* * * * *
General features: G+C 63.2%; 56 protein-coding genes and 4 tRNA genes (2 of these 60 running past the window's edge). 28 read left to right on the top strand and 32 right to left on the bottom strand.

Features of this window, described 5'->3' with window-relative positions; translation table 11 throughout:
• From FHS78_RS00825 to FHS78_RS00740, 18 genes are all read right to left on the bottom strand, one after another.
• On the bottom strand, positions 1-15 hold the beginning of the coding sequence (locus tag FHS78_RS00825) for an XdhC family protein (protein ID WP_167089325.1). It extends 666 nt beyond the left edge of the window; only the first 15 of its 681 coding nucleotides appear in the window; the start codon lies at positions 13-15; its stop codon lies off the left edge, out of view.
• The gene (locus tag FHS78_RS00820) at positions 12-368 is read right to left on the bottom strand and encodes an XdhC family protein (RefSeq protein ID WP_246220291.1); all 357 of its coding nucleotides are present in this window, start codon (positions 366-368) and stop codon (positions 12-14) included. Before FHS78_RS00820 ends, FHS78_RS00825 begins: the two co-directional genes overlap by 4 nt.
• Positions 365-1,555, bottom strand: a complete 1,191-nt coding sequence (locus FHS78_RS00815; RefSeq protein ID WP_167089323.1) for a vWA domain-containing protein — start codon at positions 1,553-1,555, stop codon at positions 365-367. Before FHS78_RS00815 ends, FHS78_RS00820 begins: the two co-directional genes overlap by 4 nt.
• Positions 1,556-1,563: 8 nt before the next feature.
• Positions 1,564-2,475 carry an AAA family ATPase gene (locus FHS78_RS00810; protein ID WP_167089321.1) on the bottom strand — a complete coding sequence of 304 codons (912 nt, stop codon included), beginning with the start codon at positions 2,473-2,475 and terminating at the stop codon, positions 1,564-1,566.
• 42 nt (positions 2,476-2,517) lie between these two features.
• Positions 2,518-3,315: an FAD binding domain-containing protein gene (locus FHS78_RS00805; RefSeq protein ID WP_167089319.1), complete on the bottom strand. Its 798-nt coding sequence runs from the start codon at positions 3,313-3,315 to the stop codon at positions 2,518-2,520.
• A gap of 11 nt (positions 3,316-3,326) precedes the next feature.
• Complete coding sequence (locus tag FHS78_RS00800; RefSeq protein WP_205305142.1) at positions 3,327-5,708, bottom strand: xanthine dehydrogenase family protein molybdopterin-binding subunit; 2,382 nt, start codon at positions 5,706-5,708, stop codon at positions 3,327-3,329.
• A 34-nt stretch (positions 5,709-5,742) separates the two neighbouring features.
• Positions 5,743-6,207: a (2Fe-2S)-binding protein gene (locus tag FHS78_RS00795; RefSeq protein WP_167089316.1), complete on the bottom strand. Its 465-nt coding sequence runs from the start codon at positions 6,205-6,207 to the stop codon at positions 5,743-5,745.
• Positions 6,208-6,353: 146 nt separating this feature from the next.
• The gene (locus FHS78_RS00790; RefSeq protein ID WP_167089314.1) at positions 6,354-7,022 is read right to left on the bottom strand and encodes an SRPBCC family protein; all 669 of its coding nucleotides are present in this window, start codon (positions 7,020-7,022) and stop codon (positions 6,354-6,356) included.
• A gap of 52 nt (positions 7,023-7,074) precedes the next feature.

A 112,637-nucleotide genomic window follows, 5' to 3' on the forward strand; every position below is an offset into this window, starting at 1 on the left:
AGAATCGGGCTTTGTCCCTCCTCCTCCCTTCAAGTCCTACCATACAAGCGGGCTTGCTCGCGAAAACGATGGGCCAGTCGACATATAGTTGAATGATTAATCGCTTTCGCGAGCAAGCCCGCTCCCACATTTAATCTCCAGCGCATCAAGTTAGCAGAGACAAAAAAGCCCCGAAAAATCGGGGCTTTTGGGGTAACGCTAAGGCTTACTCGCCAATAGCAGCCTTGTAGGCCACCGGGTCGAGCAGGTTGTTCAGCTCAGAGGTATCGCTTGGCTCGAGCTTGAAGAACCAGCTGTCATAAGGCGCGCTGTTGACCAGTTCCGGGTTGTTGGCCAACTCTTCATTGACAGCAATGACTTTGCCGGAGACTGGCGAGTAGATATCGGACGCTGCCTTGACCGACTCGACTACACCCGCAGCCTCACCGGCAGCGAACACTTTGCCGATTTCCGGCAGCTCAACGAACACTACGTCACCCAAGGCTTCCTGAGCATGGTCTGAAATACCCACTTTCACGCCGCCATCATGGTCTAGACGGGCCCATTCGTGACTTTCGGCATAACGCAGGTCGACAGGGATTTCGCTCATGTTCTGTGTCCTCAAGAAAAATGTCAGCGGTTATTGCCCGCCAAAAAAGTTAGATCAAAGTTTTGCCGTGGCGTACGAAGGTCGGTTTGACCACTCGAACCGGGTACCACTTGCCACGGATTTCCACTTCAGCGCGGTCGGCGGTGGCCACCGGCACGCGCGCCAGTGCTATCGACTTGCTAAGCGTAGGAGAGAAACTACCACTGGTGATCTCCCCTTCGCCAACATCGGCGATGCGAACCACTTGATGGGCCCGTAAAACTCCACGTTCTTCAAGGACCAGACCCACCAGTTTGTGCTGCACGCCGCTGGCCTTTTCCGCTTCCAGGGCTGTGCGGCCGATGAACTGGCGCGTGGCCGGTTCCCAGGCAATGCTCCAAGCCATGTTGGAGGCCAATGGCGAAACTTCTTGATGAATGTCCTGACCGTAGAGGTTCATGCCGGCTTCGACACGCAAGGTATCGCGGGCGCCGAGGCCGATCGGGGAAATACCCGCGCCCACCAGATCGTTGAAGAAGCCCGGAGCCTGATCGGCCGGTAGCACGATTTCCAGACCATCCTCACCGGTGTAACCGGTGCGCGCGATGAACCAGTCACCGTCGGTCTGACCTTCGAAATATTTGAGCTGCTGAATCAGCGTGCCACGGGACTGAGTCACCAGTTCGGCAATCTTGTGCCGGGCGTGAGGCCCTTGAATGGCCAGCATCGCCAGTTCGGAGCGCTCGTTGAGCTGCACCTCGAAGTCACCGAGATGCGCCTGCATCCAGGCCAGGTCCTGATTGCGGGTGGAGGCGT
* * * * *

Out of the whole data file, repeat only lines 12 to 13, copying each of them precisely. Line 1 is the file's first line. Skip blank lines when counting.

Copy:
• Complete coding sequence (locus tag FHS78_RS00800; RefSeq protein WP_205305142.1) at positions 3,327-5,708, bottom strand: xanthine dehydrogenase family protein molybdopterin-binding subunit; 2,382 nt, start codon at positions 5,706-5,708, stop codon at positions 3,327-3,329.
• A 34-nt stretch (positions 5,709-5,742) separates the two neighbouring features.